Every generation of wireless networks generates faster speeds and more functionality to our smartphones

1G brought us the very first cellphones.

2G allowed us to text for the first time.

3G brought us online and

4G delivered us the speeds that we have today.

But as more users come online, 4G networks have just about reached the limit of what they are capable of. A time when users want even more data for their smartphones and devices.

Now we are heading towards 5G, The next generation of wireless. It will be able to handle 1000 times more traffic than today’s networks. 5G will be 10 times faster than the current 4G LTE.

To get an idea of the speeds we are talking about, Imagine downloading a HD movie under a second. 5G will be the backbone for Virtual Reality and Autonomous driving.

5gThe question arises, What exactly is a 5G network? The truth is, Experts can’t really tell what exactly 5G is, Because even they don’t know precisely yet. All we can say is, Right now there are 5 brand new technologies emerging as 5G. They are as follows. Click on the links below to read more about them

  1. Millimeter Waves
  2. Small Cell
  3. Massive MIMO
  4. Beamforming
  5. Full Duplex
  • 5gMillimeter Waves

Your smartphone and other electronics in your home use very specific frequencies on the radio frequency spectrum. Typically those under 6ghz. But these frequencies are starting to get more crowded. Carriers can only only squeeze so many bits of data on the same amount of radio frequency of the spectrum.

5g As more devices come online we are going to see slow service and more drops in connections. The solution is to open up some new real estate. Researchers are expecting the broadcasting on shorter millimeter waves. Those that fall between 30 and 300 ghz. This section of the spectrum has never been used before for mobile devices and opening this would mean more bandwidth for everyone. 

But there is a catch. Millimeter waves cannot travel well through buildings or other obstacles and they tend to be absorbed by plants and rain.

To get around this problem, We will need a new technology called as ‘Small Cell’

  • Small Cell Networks

Today’s wireless networks rely on large high power cell towers to broadcast signals over long distances. But remember, Higher frequency millimeter waves have a harder time travelling through obstacles. Which means if you move behind one big obstacle – You lose your signal.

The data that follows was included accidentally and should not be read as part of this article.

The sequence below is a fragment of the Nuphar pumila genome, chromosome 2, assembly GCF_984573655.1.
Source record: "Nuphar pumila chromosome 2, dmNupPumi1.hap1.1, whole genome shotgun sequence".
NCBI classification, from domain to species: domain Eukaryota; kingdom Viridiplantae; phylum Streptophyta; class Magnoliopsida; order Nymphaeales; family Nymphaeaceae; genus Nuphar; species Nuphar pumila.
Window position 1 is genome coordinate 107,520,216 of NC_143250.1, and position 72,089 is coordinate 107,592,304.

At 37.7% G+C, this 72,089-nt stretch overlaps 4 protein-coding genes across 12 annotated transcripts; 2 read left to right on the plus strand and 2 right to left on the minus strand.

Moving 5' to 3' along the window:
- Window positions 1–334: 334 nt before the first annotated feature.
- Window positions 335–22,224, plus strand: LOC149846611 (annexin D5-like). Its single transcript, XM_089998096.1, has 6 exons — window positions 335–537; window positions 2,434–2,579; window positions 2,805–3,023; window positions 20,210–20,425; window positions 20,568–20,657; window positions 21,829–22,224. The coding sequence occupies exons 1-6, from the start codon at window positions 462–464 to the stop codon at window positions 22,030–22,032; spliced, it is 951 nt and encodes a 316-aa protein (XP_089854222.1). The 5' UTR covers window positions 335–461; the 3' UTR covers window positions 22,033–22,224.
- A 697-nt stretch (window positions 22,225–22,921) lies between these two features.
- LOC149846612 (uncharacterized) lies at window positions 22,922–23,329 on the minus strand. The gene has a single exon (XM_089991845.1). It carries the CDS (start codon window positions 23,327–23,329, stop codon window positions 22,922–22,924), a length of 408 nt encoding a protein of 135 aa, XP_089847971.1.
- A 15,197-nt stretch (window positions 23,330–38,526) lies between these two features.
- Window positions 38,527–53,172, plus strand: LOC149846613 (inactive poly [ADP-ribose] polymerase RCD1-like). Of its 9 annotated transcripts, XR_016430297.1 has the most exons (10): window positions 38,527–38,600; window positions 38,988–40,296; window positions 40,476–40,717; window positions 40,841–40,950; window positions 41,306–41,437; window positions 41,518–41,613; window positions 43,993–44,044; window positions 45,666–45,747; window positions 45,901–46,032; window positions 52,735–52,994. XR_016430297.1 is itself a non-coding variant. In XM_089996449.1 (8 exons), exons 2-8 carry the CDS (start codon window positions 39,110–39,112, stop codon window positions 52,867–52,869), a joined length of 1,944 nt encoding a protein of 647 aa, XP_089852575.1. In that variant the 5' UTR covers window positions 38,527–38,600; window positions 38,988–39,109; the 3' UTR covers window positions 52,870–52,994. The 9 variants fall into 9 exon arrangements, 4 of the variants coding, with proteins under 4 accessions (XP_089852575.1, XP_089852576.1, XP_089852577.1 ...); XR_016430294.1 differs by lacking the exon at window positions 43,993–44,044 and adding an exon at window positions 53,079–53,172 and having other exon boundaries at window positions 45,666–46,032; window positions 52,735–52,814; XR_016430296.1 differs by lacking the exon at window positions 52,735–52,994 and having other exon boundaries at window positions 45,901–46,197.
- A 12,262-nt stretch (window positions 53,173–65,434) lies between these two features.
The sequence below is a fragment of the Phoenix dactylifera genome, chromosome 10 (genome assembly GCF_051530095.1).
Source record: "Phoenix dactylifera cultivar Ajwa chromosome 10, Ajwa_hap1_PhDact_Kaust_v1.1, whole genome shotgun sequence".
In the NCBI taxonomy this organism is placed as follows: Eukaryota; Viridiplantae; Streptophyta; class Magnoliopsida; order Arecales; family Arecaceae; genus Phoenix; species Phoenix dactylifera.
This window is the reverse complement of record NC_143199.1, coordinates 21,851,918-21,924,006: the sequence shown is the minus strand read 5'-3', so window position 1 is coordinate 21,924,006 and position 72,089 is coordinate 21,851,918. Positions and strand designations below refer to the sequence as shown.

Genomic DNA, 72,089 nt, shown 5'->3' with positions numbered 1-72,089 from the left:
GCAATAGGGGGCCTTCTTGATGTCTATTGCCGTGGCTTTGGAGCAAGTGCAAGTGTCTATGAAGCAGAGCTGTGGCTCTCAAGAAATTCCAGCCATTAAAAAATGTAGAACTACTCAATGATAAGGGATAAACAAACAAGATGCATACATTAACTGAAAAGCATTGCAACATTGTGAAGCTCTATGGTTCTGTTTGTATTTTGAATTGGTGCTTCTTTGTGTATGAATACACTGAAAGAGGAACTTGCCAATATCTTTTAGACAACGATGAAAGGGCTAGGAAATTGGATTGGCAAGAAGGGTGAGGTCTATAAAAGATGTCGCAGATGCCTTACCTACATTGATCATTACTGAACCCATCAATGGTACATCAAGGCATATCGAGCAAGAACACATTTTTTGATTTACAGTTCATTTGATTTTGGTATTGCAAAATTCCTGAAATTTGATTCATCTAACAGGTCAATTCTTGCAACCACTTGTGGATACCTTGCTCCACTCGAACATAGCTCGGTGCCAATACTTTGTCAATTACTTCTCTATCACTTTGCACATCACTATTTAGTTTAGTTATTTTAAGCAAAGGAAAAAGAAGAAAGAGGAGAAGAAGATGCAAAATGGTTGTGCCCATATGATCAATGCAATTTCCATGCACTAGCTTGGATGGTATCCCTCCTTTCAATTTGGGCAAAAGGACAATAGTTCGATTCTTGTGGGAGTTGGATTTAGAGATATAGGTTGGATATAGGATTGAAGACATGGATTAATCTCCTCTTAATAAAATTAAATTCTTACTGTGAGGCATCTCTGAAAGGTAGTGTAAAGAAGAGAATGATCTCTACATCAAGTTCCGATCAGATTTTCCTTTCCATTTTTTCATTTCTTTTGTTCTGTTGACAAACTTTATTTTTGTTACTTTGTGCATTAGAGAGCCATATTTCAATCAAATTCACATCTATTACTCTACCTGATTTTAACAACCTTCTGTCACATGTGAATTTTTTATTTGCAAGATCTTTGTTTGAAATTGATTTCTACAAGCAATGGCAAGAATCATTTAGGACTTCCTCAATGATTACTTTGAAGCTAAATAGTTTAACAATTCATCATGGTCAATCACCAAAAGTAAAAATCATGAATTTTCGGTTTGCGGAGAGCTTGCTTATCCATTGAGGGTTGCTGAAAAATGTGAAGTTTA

Small Cell networks would solve that problem. Thousands of mini low power base stations would be installed. These base stations would be much closer together than traditional towers. This would make it easier to transmit signals by avoiding obstacles. This would especially be useful in cities.

When a user moves behind a obstacle, His smartphone would automatically switch to a new base station in better range of his device, allowing him to keep his connection

  • Massive MIMO

MIMO stands for multiple input multiple output. Today’s 4G base stations have about a dozen posts for antennas that handle all cellular traffic. The massive MIMO base stations can support about a hundred ports.

This could increase the capacity of today’s networks by a factor of 22 or more. Ofcourse massive mimo comes with its own complications. Today’s cellular antennas broadcase signals in every direction at once and all these signals could cause some serious interference. Which brings us to beamforming

  • Beamforming

Beamforming is like a traffic signalling system for cellular signals. Instead of broadcasting in every direction, It will allow a base station to send a focused stream of data to a specific user. This precision prevents interference and it is way more efficient. That means stations could handle more incoming and outgoing data streams at once.

5gHere is how it works. Imagine that you are in a cluster of buildings trying to make a phone call. Your signal is bouncing off the buildings and crossing with signals of other users in the area. A massive mimo base station receives all of these signals and keeps a track of the timing and direction of their arrival. It then uses signal processing algorithms to triangulate where exactly is each signal coming from and plots the best transmission route back to each phone.

Sometimes it will also bounce individual packets of data in different directions off buildings and other objects to keep signals from interfering each other. The result is a coherent data stream sent only to you.




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